The American military’s long and much-discussed use of videogames for training, public relations, and (arguably) recruitment strategies have reached a new level of immersive virtualization, Wired reports:
“You design an avatar that has the individual facial features of a soldier,” James Blake, the Army’s program executive officer for simulation, training and instrumentation, tells National Defense. “Then you add more of what he looks like, physical attributes. When you’re in your game environment, you’d like to have the physical and mental attributes of that individual reflected in that virtual world.”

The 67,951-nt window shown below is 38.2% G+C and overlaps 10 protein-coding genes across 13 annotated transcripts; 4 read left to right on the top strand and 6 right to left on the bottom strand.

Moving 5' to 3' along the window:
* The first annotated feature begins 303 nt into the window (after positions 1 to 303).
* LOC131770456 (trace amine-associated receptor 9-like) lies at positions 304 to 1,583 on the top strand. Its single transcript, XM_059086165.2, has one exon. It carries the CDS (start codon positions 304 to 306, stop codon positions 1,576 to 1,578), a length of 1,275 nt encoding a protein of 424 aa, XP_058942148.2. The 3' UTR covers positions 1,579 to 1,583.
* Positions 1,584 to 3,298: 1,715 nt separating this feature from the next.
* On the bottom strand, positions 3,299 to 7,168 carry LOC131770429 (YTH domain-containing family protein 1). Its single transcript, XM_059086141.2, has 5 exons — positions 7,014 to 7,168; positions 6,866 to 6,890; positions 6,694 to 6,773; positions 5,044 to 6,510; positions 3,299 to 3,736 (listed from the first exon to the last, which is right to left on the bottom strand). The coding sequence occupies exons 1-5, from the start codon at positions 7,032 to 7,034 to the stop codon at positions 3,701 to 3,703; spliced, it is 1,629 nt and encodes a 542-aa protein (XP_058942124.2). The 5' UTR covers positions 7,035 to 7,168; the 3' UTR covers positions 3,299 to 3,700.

But the avatars would be much more comprehensive than simple lookalikes. A soldier’s performance during physical training, for example, would be inputted into the digital replica’s athletic abilities. So unlike super-charged videogame operatives, soldiers who huff and puff running an 11-minute mile won’t see their avatars do much better. Likewise, soldiers with crappy real-life shooting skills will be liabilities to their virtual units during group training sessions.
Rather than fulfilling the awesome fantasies of empowerment many commercial games offer for players, these avatars have real human weaknesses their users must recognize and improve upon. But is this just introducing office exercise games like Keas to military training?